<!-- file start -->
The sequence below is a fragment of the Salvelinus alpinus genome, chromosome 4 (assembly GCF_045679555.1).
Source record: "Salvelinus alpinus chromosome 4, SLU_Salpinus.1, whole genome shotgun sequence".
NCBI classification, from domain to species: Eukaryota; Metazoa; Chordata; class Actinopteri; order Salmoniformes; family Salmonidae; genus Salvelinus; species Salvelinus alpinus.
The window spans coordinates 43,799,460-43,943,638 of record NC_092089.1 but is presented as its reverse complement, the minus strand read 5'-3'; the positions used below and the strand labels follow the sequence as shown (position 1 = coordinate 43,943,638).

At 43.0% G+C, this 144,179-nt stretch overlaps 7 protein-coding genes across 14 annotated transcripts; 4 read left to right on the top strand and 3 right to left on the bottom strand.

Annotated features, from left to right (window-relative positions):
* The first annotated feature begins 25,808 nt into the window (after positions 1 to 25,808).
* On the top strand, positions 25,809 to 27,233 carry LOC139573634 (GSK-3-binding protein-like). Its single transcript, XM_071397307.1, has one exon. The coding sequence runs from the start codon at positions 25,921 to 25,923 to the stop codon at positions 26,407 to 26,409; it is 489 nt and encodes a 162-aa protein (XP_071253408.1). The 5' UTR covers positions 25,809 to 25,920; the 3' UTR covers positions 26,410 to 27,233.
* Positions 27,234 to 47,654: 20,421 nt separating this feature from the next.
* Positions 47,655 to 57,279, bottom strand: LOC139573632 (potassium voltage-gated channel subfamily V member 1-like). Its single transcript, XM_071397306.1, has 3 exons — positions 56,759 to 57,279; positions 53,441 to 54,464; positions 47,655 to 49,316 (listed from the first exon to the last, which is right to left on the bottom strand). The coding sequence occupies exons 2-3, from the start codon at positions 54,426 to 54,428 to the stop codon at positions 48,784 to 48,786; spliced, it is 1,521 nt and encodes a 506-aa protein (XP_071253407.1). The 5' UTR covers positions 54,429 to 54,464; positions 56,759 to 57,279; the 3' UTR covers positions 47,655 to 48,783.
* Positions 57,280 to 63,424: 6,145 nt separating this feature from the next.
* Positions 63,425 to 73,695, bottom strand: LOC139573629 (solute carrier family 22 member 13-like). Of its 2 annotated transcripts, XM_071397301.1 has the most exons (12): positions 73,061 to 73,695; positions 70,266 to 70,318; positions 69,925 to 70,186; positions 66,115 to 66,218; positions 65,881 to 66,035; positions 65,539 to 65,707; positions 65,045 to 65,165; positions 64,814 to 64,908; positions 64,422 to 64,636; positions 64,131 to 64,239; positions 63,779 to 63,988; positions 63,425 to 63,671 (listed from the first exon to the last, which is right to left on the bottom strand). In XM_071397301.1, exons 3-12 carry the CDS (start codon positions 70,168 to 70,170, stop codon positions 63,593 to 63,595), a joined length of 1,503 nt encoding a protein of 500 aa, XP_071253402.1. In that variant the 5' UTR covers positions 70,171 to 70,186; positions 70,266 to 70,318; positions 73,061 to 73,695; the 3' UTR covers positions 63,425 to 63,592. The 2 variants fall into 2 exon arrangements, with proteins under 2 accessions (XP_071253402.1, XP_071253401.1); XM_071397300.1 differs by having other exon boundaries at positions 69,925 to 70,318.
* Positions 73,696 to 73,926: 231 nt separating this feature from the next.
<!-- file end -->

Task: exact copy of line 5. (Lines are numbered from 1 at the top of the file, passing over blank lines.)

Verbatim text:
At 43.0% G+C, this 144,179-nt stretch overlaps 7 protein-coding genes across 14 annotated transcripts; 4 read left to right on the top strand and 3 right to left on the bottom strand.